Senate OKs proposal to declare every Jan 17 as ‘James Gordon Day’
Posted 4 years ago
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MANILA, Philippines — The Senate passed on third and final reading a proposed measure declaring every January 17 as “James Leonard Tagle Gordon Day” and a special non-working holiday in Olongapo City and the Subic Bay Freeport Zone.
The proposal was aimed to recognize the achievements, contributions, and heroism of James Leonard Tagle Gordon, the first-elected mayor of Olongapo City.
Seventeen senators voted in favor of the bill’s passage, the Senate said Monday.
Senate Majority Leader Juan Miguel Zubiri in February last year introduced Joint Resolution No. 6, which calls for declaring January 17 as James Leonard Tagle Gordon Day.
The said resolution was adopted by 18 other senators, proposing the same.
“For his invaluable service to uplift the lives of the people of Olongapo through his exemplary leadership providing hope and inspiration to future generations, Mayor James Leonard Tagle Gordon deserved to be commemorated on his birth centenary,” Zubiri said in his resolution.
According to the Senate, James Gordon, father of incumbent Senator Richard Gordon, was born to an American Marine father and a Filipina mother. He was born on January 17, 1917, and chose to stay in the Philippines as a Filipino citizen.
The older Gordon exposed the abuses and harassment suffered by Olongapo residents under US military rule and was part of the Philippine panel that negotiated and compelled US authorities to relinquish Olongapo to the Philippine government.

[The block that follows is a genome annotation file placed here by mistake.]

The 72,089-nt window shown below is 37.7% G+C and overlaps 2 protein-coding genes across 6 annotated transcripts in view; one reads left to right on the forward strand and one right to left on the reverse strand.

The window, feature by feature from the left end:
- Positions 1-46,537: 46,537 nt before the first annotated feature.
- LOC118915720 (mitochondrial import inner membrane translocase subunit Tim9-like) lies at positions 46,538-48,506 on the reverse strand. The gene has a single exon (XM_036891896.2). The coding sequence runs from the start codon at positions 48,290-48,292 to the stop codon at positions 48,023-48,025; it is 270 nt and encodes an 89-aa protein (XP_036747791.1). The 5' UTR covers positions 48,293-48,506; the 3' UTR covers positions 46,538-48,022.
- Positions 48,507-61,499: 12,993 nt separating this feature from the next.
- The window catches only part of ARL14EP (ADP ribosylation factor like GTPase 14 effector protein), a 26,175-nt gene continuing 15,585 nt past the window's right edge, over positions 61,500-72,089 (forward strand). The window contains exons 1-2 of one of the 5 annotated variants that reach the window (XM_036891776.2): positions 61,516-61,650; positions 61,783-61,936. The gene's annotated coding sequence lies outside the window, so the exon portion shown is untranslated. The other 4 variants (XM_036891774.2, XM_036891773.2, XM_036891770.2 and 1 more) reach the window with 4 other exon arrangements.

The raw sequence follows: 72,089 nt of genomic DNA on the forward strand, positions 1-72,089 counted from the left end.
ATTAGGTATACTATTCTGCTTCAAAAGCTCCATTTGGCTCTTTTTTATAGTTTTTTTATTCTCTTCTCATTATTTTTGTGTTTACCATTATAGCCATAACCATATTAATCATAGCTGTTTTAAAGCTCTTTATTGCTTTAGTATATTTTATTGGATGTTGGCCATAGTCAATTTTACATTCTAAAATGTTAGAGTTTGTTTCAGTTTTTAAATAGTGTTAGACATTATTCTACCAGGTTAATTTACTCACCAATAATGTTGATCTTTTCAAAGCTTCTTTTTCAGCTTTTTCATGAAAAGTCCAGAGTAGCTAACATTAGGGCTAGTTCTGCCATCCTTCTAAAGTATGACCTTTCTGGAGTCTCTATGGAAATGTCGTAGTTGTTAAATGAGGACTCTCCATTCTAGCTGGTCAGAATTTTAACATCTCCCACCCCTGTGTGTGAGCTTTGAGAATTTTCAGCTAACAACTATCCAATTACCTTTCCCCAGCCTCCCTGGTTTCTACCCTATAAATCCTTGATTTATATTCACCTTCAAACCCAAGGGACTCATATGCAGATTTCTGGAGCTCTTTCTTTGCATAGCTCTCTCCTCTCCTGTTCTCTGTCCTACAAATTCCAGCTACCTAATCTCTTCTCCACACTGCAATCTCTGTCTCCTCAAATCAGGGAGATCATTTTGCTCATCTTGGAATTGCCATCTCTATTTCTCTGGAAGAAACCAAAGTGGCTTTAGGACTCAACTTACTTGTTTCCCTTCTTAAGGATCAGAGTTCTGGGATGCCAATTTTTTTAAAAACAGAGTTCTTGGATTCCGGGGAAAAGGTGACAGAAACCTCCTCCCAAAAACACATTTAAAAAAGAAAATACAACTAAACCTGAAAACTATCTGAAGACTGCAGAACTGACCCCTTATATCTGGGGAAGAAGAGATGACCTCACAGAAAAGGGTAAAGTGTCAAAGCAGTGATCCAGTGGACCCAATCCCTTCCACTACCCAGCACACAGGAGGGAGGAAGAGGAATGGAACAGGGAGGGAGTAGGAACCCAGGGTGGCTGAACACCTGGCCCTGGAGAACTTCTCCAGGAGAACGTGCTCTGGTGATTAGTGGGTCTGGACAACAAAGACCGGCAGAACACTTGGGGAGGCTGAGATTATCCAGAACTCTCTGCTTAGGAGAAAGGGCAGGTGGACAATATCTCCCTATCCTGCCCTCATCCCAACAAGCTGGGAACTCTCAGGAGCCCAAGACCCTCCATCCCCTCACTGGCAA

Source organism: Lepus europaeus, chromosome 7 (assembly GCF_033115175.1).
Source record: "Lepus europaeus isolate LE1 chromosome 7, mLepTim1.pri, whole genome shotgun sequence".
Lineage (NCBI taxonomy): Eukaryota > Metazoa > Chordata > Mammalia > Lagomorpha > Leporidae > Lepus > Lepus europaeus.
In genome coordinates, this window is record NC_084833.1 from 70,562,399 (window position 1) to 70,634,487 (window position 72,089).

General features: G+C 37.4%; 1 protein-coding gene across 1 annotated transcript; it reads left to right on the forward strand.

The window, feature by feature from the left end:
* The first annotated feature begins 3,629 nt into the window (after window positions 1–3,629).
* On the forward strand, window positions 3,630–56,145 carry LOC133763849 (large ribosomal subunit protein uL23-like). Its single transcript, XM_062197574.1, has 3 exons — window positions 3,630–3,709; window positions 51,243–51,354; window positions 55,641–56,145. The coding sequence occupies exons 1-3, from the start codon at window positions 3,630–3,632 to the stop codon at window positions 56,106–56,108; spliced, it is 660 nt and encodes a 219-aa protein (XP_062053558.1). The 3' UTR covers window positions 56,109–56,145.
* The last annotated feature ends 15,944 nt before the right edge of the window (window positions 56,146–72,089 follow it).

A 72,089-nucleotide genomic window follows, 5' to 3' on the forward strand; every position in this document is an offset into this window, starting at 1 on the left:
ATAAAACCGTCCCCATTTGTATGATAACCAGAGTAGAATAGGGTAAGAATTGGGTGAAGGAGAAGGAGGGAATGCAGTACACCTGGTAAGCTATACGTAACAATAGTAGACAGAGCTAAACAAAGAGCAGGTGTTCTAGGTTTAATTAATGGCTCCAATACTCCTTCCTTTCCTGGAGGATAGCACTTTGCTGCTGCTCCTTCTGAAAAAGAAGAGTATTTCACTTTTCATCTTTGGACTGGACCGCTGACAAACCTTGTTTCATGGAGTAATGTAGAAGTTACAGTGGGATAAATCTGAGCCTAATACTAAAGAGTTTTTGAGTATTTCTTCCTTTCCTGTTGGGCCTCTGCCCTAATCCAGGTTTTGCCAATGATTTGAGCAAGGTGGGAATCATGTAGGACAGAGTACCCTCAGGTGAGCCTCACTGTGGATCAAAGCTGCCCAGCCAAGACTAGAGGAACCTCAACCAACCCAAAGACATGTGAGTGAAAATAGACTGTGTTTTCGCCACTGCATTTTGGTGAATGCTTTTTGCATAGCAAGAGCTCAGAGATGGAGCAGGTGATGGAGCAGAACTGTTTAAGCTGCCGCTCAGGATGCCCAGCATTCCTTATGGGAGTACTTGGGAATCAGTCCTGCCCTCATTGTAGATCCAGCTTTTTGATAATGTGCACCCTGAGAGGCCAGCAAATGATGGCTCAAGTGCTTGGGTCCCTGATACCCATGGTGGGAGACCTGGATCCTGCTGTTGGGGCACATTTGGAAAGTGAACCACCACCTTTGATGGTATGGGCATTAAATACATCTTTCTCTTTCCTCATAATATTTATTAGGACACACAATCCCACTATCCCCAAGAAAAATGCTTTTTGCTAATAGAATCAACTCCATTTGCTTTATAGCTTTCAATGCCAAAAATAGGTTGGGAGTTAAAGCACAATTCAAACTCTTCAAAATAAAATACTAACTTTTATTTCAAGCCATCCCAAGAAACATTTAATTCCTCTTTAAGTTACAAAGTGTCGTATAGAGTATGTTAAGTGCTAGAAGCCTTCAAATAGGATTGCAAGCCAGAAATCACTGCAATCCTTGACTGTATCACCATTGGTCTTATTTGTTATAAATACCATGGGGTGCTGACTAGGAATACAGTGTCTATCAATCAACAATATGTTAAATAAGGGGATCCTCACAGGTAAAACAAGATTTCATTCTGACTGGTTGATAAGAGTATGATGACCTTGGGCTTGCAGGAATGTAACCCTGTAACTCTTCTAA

Olongapo was turned over to the Philippines on December 7, 1959 – the same day President Carlos Garcia signed an executive order making Olongapo a municipality of Zambales.
Gordon, the Senate said, also lobbied in Congress for the passage of a bill converting the municipality of Olongapo into a city, despite strong opposition from the provincial government. In 1966, then President Ferdinand Marcos signed Republic Act No. 4665 converting Olongapo into a chartered city.
The Senate said Gordon managed to quell crimes specifically illegal logging, as well as smuggling of firearms, cigarettes, and contraband from the military base and launched a crusade against corrupt members of the Philippine Constabulary.
An untiring fighter of graft and corruption, Gordon also fought well-entrenched politicians against widespread corruption and won the case, albeit posthumously, returning the electrical system to the Olongapo government.
Gordon, the Senate noted, survived assassination attempts in 1965 and 1966.
However, on February 20, 1967, while addressing his constituents on the first floor of the Olongapo City Hall, he was gunned down and killed by a fugitive of the National Penitentiary.